I started blogging almost four years ago, during a not very nice time in my life, which you can read here. I connected with Ken Wilson on Twitter (creating a Twitter account was something I was also wary of doing) and while we were exchanging emails about my situation, he motivated me to start a blog. I wasn’t particularly warm about the idea at first, not because I didn’t trust Ken, but I was thinking:

– Who is going to be interested in what I write?

– What if I write something silly?

– I don’t have a job, how can this help me feel better? (Unemployment really threw me down and my feeling of self-worth had never been so down before.)

So I started and I love it! I don’t always have the right answers – but I try to share as much as possible, good moments and bad, I try to intearct with others and I absolutely love the exachange of opinions. There is agreement, there is disagreement that makes you think, as long as it is constructive criticism. There are so many ideas you get from other educators and so much inspiration! Many are the times when I think what a great idea someone has had, how much I would like to apply someone’s ideas for the classroom and appaud them on that as well.

There are so many things that can be done through blogging:

– Writing and sharing. Something you think is a simple idea for you and you have been doing it for many years in the classroom, could be a revelation for someone else. Just go ahead and share! Your experiences, troubles, happy moments, lesson plans, anything you can express yourself through! There is a welcoming and supportive community of teachers out there waiting to read.

What's Your Story? (A screenshot of my blog challenge)
What’s Your Story? (A screenshot of my blog challenge)

– Blog challenges. An educator invites others to contribute to a common theme – for instance, it can be about vocabulary teaching, or Business English, or teaching idea at all. Some call it a blog carnival, which sounds fun! I held one on my blog a couple of years ago, called What’s Your Story? and 27 educators shared their stories on it: some very personal moments, teaching experiences, anything that they wanted to share. And I really appreciated it. And a lot of people did and we saw ourselves in those stories, and we felt better. We are not alone! There are others out there who share the same experiences as we do.

– Pages. Blogs can become treasure troves of ideas and different kinds of posts: you can organise your blog into pages and have different topics there. Lesson plans, different areas of ESOL, photos, whatever you think expresses you.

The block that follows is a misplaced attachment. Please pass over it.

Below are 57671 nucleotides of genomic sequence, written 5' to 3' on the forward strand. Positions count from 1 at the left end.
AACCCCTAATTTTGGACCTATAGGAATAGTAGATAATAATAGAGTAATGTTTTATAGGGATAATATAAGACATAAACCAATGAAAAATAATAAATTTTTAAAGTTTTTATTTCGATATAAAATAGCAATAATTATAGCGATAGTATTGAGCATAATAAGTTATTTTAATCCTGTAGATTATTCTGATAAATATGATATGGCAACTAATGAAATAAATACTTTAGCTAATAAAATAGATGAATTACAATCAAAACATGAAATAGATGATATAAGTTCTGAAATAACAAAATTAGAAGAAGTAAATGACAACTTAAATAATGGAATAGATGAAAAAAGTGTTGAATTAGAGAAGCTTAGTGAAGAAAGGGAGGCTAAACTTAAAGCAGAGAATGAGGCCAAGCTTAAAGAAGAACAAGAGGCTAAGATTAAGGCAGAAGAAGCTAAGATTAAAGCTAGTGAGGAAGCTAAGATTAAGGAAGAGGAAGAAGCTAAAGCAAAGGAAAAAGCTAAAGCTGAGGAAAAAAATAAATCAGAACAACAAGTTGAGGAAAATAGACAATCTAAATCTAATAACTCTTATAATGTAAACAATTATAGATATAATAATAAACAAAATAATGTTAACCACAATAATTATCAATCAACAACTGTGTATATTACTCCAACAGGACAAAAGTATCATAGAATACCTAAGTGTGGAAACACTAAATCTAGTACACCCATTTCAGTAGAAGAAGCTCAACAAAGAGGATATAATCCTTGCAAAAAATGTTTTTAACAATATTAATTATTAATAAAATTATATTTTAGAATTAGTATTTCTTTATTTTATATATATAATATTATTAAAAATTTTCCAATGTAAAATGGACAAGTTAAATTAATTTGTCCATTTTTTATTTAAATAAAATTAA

– Reflection. A blog can be a journal. There are educators out there who blog every single day about their teaching, education in general or various educational issues that interest them. That doesn’t serve everyone, though. It can be once a week, once  a month, or whenever you have inspiration – you will find your own pace: as long as you use it as a reflective tool, a journal that you can revisit and see what has changed, what has improved or not. It has helped me tremendously as an educator and I feel I am constantly changing and evolving. Still making mistakes but learning from them!

– Guest posts. You can invite other educators whose work you admire to write for you! The reflection coming from these posts are amazing. Plus, you get to network with these educators and exchange ideas. My first ever guest blogger was George Couros, all the way from Alberta, Canada.

It is a firm belief of mine that blogging is a great way for educators to develop professionally, as you can reflect and learn from your teaching – it is also good to write these thoughts down, as you can revisit them. Yesterday, I got to read an amazing post by Dean Shareski, who is an educator from Saskatchewan. (The post was actually tweeted by George – which led me to Dean’s article…the beauty of social media! A whole different post though.) He sums it all up perfectly in How to Make Better Teachers and is honestly one of the best posts I have come across on blogging and professional development. The post is from 2010 and as current as ever.

I truly thanks Ken for motivating me to start my own blog – it has helped me in so many ways! No matter if you are a new teacher or an experienced one, a blog is one of the best things you can do for your own learning.

Here is a great list of ELT blogs, by Chiew Pang: http://chiewpang.blogspot.com/